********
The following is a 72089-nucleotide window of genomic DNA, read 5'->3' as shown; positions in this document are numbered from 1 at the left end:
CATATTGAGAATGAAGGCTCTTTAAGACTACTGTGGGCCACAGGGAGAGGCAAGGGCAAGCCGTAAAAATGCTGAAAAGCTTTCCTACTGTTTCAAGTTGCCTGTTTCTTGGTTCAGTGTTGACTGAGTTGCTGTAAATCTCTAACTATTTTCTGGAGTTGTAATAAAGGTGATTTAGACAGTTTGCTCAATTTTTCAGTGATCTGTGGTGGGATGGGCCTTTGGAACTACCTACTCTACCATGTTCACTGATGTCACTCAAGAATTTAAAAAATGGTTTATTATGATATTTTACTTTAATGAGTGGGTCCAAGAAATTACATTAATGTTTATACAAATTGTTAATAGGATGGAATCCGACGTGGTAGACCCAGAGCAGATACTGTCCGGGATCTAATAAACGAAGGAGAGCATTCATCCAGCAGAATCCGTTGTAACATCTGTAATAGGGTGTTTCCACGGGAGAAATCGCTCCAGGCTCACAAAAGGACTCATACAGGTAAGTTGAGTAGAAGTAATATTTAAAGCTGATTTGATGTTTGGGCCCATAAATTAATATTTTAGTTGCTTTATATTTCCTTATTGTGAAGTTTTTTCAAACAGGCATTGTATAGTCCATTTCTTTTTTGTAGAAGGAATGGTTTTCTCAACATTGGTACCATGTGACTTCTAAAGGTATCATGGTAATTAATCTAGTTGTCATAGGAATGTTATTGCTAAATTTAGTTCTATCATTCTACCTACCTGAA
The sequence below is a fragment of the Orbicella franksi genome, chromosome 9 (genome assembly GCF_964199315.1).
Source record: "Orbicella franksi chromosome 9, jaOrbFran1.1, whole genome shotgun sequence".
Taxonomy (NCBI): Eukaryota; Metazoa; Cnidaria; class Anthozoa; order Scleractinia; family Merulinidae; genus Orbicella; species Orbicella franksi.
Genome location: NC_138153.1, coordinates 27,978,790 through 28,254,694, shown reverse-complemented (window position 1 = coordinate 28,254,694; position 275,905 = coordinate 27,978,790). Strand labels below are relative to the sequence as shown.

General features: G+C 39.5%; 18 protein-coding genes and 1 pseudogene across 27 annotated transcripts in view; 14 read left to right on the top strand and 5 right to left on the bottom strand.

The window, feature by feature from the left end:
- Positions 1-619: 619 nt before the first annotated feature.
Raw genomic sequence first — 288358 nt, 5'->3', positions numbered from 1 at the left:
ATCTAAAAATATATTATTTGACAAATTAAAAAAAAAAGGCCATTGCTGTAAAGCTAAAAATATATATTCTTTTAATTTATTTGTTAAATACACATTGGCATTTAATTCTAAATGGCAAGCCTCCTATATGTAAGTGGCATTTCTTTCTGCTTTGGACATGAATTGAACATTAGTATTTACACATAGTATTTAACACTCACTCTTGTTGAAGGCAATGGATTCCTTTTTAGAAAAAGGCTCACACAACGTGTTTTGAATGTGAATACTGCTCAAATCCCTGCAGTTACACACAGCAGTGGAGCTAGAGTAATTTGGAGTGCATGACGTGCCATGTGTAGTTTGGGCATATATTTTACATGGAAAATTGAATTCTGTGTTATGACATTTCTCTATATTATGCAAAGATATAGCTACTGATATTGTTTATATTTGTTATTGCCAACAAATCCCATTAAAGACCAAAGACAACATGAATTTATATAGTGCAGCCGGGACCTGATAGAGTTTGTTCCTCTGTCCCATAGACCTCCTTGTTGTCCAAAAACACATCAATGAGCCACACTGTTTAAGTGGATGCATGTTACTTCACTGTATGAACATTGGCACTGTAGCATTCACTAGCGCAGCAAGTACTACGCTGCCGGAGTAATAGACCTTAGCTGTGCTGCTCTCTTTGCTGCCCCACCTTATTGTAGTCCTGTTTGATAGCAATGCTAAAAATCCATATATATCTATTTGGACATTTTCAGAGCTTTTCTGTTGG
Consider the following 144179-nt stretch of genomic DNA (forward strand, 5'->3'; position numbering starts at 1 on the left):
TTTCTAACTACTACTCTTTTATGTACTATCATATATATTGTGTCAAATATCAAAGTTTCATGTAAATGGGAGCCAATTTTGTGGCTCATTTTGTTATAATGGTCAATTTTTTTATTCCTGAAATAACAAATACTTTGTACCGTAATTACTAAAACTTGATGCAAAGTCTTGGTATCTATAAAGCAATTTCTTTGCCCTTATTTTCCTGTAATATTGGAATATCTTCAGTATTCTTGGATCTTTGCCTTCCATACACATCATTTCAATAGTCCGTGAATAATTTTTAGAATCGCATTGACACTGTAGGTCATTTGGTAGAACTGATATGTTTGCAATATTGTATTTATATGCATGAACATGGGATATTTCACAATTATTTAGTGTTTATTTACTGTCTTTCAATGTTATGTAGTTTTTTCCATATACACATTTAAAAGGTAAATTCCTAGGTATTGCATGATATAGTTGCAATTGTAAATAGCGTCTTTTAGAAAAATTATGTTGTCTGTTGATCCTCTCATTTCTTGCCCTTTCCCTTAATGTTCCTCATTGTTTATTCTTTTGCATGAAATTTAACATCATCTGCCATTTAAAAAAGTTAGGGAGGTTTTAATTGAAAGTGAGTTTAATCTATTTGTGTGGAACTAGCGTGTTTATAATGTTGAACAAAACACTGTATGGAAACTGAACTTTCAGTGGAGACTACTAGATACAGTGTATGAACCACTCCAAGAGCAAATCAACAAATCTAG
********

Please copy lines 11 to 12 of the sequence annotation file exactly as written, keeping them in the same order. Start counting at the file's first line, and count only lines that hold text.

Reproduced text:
ATCTAAAAATATATTATTTGACAAATTAAAAAAAAAAGGCCATTGCTGTAAAGCTAAAAATATATATTCTTTTAATTTATTTGTTAAATACACATTGGCATTTAATTCTAAATGGCAAGCCTCCTATATGTAAGTGGCATTTCTTTCTGCTTTGGACATGAATTGAACATTAGTATTTACACATAGTATTTAACACTCACTCTTGTTGAAGGCAATGGATTCCTTTTTAGAAAAAGGCTCACACAACGTGTTTTGAATGTGAATACTGCTCAAATCCCTGCAGTTACACACAGCAGTGGAGCTAGAGTAATTTGGAGTGCATGACGTGCCATGTGTAGTTTGGGCATATATTTTACATGGAAAATTGAATTCTGTGTTATGACATTTCTCTATATTATGCAAAGATATAGCTACTGATATTGTTTATATTTGTTATTGCCAACAAATCCCATTAAAGACCAAAGACAACATGAATTTATATAGTGCAGCCGGGACCTGATAGAGTTTGTTCCTCTGTCCCATAGACCTCCTTGTTGTCCAAAAACACATCAATGAGCCACACTGTTTAAGTGGATGCATGTTACTTCACTGTATGAACATTGGCACTGTAGCATTCACTAGCGCAGCAAGTACTACGCTGCCGGAGTAATAGACCTTAGCTGTGCTGCTCTCTTTGCTGCCCCACCTTATTGTAGTCCTGTTTGATAGCAATGCTAAAAATCCATATATATCTATTTGGACATTTTCAGAGCTTTTCTGTTGG
Consider the following 144179-nt stretch of genomic DNA (forward strand, 5'->3'; position numbering starts at 1 on the left):